I’ve had the distinct pleasure of interviewing dozens of interesting people for Experience Life. Each one has taught me something — from why resting and taking breaks actually makes you more productive to how yoga can be a breath of fresh air for social-justice advocacy — or inspired me with their stories of bringing clean drinking water to developing communities and using technology to fight hunger in the United States.
Here’s a collection of wisdom that may help you navigate this rapidly changing, anxiety-producing time — and build habits that increase your resilience.
Stress can be an ally.
Stress is something most of us wish we could avoid, but it is a natural, and even necessary, part of life. Kelly McGonigal, PhD, argues that while they’re sometimes unpleasant, stressful situations offer room for personal growth.
Creativity helps us process our day.
Looking for something to do besides stare at your phone? Illustrator Samantha Dion Baker might inspire you to step away from the news for a little bit and spend time starting a daily creative practice.
Boredom is a gateway to creativity.
Feeling bored and cooped up? Podcast host Manoush Zomorodi, the new host of TED Radio Hour, wrote an entire book on how boredom — even though it might not feel great — can lead to new ideas, solutions, and creative expression.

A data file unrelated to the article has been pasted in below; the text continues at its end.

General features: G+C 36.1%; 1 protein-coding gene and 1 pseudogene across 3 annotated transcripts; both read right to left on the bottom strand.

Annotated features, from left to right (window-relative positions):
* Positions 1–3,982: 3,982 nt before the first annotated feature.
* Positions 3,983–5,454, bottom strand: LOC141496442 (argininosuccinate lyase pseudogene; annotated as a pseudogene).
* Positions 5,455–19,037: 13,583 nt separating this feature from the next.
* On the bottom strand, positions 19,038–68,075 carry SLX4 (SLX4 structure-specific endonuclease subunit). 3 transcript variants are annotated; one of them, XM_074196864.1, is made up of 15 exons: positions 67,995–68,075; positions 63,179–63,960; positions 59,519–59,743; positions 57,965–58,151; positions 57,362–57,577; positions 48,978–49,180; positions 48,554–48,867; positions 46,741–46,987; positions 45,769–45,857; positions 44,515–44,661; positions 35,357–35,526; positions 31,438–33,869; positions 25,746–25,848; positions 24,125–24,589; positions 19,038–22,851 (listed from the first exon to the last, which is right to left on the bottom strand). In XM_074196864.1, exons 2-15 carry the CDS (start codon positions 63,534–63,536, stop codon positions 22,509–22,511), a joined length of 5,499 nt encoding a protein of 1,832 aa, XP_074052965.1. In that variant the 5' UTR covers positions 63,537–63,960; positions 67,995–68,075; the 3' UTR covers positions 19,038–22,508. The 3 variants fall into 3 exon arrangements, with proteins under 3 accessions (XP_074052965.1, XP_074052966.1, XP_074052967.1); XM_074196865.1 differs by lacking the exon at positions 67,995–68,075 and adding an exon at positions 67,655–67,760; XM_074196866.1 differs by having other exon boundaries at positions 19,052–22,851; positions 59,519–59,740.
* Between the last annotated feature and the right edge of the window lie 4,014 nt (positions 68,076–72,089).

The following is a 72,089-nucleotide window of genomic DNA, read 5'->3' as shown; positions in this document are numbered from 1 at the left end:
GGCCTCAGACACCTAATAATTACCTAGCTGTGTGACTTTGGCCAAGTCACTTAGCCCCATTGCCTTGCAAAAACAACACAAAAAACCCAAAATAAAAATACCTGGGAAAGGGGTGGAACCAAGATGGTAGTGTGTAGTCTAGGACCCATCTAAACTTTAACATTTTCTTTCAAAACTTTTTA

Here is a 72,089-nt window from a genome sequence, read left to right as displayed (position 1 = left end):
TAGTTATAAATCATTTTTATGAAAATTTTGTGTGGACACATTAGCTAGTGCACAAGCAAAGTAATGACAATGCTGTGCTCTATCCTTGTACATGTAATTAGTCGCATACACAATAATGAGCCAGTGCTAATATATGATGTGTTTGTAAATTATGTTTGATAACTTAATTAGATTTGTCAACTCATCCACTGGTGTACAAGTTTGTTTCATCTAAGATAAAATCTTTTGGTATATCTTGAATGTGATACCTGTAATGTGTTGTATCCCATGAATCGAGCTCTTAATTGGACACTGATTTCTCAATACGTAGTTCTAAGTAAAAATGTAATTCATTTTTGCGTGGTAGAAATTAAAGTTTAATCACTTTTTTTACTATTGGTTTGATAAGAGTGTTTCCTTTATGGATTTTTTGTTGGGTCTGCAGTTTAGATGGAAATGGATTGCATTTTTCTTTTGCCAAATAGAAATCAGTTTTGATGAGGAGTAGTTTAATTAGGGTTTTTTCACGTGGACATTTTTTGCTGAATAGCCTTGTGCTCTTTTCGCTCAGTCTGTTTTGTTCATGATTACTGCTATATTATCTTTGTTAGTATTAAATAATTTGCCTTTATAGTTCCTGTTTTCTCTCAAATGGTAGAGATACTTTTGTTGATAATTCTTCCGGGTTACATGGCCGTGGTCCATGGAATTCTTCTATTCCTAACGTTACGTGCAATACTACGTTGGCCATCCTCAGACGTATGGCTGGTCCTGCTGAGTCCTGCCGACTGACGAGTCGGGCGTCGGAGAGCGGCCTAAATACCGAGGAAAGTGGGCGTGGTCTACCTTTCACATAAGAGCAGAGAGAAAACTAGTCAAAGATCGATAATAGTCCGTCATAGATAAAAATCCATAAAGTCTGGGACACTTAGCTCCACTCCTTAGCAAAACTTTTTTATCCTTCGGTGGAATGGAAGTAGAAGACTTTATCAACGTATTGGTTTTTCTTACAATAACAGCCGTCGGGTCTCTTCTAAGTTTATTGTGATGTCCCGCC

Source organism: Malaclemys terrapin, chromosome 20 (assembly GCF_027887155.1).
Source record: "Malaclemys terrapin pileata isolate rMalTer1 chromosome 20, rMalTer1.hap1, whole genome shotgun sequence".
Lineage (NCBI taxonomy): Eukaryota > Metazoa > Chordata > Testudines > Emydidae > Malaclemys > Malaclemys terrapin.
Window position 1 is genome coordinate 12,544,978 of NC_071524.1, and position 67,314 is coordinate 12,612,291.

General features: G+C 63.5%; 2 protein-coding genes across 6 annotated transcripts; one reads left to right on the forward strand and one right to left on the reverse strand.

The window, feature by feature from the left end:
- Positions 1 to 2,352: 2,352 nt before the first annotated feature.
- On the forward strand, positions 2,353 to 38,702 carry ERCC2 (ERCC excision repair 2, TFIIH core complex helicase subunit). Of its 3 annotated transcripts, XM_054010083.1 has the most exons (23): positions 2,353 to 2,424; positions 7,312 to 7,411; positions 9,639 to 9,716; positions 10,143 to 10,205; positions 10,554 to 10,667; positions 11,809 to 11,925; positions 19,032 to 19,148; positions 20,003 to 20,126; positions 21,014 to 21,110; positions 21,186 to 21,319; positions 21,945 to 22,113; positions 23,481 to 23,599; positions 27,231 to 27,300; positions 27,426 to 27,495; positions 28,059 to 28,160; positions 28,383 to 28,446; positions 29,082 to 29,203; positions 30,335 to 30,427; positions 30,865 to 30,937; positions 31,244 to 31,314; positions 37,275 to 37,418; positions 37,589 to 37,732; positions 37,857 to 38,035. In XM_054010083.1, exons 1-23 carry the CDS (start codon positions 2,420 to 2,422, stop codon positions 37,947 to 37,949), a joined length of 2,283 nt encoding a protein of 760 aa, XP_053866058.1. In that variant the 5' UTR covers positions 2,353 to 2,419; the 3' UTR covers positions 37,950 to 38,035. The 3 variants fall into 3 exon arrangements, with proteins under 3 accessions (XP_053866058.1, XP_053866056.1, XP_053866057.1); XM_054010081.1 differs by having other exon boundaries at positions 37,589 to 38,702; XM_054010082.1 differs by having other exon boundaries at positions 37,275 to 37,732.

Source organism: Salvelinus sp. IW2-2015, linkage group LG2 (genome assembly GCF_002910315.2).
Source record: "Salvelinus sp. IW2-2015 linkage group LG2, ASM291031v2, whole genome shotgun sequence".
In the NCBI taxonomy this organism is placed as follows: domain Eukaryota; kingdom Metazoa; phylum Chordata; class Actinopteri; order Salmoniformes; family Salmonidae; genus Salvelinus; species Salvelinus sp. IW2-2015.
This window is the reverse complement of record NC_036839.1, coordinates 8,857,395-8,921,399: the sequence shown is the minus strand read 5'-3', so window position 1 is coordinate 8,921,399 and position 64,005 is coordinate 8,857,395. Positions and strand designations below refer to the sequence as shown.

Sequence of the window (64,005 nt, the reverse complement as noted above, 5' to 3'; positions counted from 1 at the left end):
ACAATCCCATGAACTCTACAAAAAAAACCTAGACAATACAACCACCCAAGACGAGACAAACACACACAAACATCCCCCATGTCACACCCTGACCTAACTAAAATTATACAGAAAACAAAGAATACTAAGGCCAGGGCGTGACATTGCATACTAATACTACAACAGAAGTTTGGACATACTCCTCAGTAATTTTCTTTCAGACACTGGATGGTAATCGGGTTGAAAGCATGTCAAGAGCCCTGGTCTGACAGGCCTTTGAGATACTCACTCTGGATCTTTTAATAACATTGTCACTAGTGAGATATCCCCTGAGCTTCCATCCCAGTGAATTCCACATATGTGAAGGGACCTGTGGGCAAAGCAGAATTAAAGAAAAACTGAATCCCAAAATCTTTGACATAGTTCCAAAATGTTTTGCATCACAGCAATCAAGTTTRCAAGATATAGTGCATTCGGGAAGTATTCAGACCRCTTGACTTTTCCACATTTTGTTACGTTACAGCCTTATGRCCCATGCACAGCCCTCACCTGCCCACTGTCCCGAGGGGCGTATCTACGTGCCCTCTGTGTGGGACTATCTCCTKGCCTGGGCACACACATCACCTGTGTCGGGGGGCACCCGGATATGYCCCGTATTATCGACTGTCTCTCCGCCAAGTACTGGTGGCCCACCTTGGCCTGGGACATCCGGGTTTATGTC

Decluttering can help improve our relationships.
Many people are tackling decluttering projects while they’re sheltering in place. Here are some great tips from Joshua Becker, best-selling author of The More of Less: Finding the Life You Want Under Everything You Own, for intentionally downsizing your possessions.
Real listening is the foundation for resiliency and relationships.
On Being host Krista Tippett discusses how curiosity and generous listening can improve our relationships with loved ones and the wider community.
Good health begins at home.
Learn how Rangan Chatterjee, MBChB, learned to prioritize his “four pillars of health” and how that’s helped him better care for patients.
It’s never too late to start a mindfulness practice.
You’ve heard it before: Meditation is good for you. But let renowned teacher Jon Kabat-Zinn break down the research. Ready to give it a try? We’ve got some simple starter tips for you. And don’t worry if sitting in silence isn’t your jam — there are many good ways to find mindfulness.